grocery-store gift cards instead of gifts for her, and ended up with
$600 to feed the hungry. This year for her birthday the guests brought
gift cards and the $900 that was raised directly benefitted the hardest
hit areas on Long Island. When she heard that the son of a friend of her
teacher's was paralyzed in a swimming accident, Michaela, a competitive
Irish dancer, organized a "jigathon" that raised more than $300 for the
family. Michaela also cooks dinner once a month with her mother and
delivers it to a local homeless shelter, and she frequently takes dinner
and treats next door to an elderly neighbor who lives alone. Her
favorite volunteer activity, however, is visiting a nursing home for
retired nuns each week. In addition, Michaela is continually "trying to
get other kids to see how much fun it is to help others."
"We commend these honorees not only for the impact of their service and
their spirit of giving, but also for inspiring others to consider that
they can make a difference, too," said John Strangfeld, chairman and CEO
of Prudential Financial, Inc. "We congratulate this extraordinary group
of youth volunteers."
"These students are fine examples of what is possible when young people
roll up their sleeves and commit themselves to helping others," said
Denise Greene-Wilkinson, president of NASSP. "They have learned early
that their contributions can make a real difference, and there is no
limit to the great things they can achieve."
Youth volunteers were invited to apply for 2013 Prudential Spirit of
Community Awards last fall through schools, Girl Scout councils, county
4-H organizations, American Red Cross chapters, YMCAs and affiliates of
the HandsOn Network. More than 28,000 middle level and high school
students nationwide participated in this year's program.
The Prudential Spirit of Community Awards program was created in 1995 to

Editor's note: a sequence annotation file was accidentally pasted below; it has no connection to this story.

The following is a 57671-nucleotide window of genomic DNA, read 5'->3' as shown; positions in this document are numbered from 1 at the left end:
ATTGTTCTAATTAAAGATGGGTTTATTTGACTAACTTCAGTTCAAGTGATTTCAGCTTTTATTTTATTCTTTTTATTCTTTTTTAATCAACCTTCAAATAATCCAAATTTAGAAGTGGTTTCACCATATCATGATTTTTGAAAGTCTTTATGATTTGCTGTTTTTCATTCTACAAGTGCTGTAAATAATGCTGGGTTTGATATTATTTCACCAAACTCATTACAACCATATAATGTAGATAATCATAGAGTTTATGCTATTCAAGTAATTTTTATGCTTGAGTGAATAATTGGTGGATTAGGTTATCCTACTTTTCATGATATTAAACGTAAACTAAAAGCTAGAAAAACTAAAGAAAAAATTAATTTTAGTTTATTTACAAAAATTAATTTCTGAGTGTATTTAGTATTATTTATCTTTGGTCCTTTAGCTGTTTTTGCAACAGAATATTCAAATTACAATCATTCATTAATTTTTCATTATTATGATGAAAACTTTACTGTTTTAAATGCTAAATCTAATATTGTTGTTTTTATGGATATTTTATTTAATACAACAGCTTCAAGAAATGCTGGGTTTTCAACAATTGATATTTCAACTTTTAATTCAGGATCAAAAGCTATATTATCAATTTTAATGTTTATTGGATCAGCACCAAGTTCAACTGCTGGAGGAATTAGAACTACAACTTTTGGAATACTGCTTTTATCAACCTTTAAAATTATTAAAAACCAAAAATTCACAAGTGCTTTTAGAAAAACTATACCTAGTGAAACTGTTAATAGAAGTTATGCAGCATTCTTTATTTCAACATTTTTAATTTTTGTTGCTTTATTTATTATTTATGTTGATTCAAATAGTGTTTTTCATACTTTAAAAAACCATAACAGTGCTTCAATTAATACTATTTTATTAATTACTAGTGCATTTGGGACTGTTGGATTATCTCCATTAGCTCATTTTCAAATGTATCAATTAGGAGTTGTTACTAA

identify and recognize young people for outstanding volunteer service -
and, in so doing, inspire others to volunteer as well. In the past 18
years, the program has honored more than 100,000 young volunteers at the
local, state and national level.
More information about The Prudential Spirit of Community Awards and
this year's honorees can be found at http://spirit.prudential.com
NASSP (National Association of Secondary School Principals) is the
leading organization of and national voice for middle level and high
school principals, assistant principals, and all school leaders from
across the United States and more than 38 countries around the world.
The association provides research-based professional development and
resources, networking, and advocacy to build the capacity of middle
level and high school leaders to continually improve student
performance. Reflecting its longstanding commitment to student
leadership development as well, NASSP administers the National Honor
Society™, National Junior Honor Society®, National Elementary Honor
Society®, and National Association of Student Councils®. For more
information about NASSP, located in Reston, VA, visit www.nassp.org.
Prudential Financial, Inc. (NYSE: PRU), a financial services leader, has
operations in the United States, Asia, Europe, and Latin America.
Prudential's diverse and talented employees are committed to helping
individual and institutional customers grow and protect their wealth
through a variety of products and services, including life insurance,
annuities, retirement-related services, mutual funds and investment
management. In the U.S., Prudential's iconic Rock symbol has stood for
strength, stability, expertise and innovation for more than a century.
For more information, please visit http://www.news.prudential.com/
[Editors: For full-color pictures of the Prudential Spirit of
Community Awards program logo and medallions, click here: http://bit.ly/Xi4oFW]
Photos/Multimedia Gallery Available: http://www.businesswire.com/multimedia/home/20130506005825/en/